Examination findings include a bulging blue or black membrane at the introitus from hematometrocolpos. A pelvic or abdominal mass may also be palpable. Often, if a mass is detected but no genital examination is performed, an unnecessary extensive work up will be initiated to diagnose the mass. Our patient had undergone numerous evaluations and testing over months yet no genital examination was ever performed. Her primary amenorrhea should have also been further evaluated as she had secondary sexual characteristics. Posner recommends inspection of the female genitalia be incorporated into routine examination to avoid development of symptoms, delay in diagnosis, and unnecessary diagnostic testing. (2) Treatment is incision of the membrane, preferably during adolescence when estrogen levels are higher. If surgical interventions are performed during childhood when estrogen levels are low, this may result in scarring and need for subsequent revision. (4)
 
Conclusion
Imperforate hymen should always be part of the differential diagnosis for a female presenting with primary amenorrhea with advanced pubertal development. A genital exam should be considered in an amenorrheic female presenting with abdominal, back, or pelvic symptoms. It is fast, non-invasive and can very easily rule out imperforate hymen.
 
Funding
None
Conflict of Interest
None
References :
  1. Behrman RE, Kliegman RM, Jenson HB. Developmental anomalies. In: Nelson textbook of pediatrics. Philadelphia. Saunders; 2000: 1669-1671.
  2. Posner JC, Spandorfer PR. Early detection of imperforate hymen prevents morbidity from delays in diagnosis. Pediatrics. 2005; 115: 1008-1012.  [CrossRef]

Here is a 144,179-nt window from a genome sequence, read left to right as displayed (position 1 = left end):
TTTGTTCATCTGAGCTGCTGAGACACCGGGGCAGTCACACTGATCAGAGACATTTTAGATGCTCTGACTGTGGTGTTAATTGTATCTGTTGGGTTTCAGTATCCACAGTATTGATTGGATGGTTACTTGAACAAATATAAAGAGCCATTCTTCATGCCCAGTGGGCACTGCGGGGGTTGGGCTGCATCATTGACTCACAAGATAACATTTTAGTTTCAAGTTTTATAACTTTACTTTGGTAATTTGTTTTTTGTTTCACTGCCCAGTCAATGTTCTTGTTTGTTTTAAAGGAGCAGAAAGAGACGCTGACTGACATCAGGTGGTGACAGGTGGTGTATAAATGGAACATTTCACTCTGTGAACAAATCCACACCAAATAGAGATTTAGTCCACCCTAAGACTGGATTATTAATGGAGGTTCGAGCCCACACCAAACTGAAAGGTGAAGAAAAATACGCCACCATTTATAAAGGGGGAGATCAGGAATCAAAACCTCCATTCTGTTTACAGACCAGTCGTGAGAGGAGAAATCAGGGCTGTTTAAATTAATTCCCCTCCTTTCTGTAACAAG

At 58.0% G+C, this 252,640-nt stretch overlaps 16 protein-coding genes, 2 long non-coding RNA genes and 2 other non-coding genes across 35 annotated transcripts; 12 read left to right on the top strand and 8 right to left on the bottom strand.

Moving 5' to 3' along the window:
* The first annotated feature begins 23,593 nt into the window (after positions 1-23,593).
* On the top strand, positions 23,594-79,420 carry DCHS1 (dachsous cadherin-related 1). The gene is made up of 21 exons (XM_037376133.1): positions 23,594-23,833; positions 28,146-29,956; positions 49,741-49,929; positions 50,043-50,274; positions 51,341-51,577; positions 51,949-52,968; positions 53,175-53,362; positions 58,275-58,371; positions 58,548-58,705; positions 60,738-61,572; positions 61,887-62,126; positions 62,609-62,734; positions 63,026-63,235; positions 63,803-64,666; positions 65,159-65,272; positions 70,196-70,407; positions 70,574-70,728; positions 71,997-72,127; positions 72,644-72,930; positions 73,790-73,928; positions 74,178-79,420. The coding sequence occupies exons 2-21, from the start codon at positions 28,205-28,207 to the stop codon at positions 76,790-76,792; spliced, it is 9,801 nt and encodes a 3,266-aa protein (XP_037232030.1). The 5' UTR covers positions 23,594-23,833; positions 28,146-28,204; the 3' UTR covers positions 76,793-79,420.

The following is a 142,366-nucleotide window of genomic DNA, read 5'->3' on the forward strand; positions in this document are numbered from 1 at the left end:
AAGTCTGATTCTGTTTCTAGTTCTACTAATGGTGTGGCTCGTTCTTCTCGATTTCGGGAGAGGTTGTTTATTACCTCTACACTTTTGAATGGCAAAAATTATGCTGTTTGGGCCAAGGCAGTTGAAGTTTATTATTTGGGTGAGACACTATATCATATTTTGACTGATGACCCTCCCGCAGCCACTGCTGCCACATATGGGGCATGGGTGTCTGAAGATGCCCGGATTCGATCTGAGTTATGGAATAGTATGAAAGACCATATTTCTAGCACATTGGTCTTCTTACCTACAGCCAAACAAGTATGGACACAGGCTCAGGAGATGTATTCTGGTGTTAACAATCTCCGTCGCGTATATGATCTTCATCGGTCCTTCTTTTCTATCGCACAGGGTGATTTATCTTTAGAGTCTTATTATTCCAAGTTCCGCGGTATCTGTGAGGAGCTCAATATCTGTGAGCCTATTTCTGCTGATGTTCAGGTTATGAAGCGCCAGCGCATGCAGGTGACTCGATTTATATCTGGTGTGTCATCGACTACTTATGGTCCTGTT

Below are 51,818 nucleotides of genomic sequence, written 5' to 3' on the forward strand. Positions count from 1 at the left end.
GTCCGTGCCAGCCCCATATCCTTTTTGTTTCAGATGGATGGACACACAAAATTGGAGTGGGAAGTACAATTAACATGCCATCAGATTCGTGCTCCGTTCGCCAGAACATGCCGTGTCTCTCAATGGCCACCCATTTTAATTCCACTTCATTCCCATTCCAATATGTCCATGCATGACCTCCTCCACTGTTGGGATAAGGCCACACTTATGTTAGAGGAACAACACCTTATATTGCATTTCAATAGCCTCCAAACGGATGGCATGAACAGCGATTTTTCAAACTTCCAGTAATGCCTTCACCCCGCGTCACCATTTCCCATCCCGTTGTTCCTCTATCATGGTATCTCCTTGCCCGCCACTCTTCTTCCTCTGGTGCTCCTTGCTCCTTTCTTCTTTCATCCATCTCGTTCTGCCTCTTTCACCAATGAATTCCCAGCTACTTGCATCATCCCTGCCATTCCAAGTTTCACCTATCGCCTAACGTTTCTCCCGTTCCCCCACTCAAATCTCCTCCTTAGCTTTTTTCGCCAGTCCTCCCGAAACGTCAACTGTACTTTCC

3. Bakos O, Berglund L. Imperforate hymen and ruptured hematosalpinx: a case report with a review of the literature. J Adolesc Health. 1999; 24: 226-228.  [CrossRef]
  4. Adams Hillard PJ, Lucidi RS. Imperforate Hymen. Available at URL: http://emedicine.medscape.com/article/269050. Accessed on 4th October 2013.
  5. Dane C, Dane B, Erginbas M, Cetin A. Imperforate hymen-a rare cause of abdominal pain: two cases and review of the literature. J Pediatr Adolesc Gynecol. 2007; 20: 245-247.  [CrossRef]
  6. Walsh B, Shih R. An unusual case of urinary retention in a competitive gymnast. J Emerg Med. 2006; 31:279-281.  [CrossRef]  [PubMed]
  7. Chircop R. A case of retention of urine and haematocopometera. Eur J Emerg Med. 2003; 10: 244-5.  [CrossRef]
Last Updated : 01 April 2015 Vol 12 Issue 2 Art #29
DOI No : https://doi.org/10.7199/ped.oncall.2015.29
Cite this article as: :
Ulrich S, Dadhania P. Imperforate Hymen Presenting as Chronic Constipation, Urinary Retention, and Abdominal Mass in an Adolescent Female. Pediatr Oncall J. 2015;12. doi: 10.7199/ped.oncall.2015.29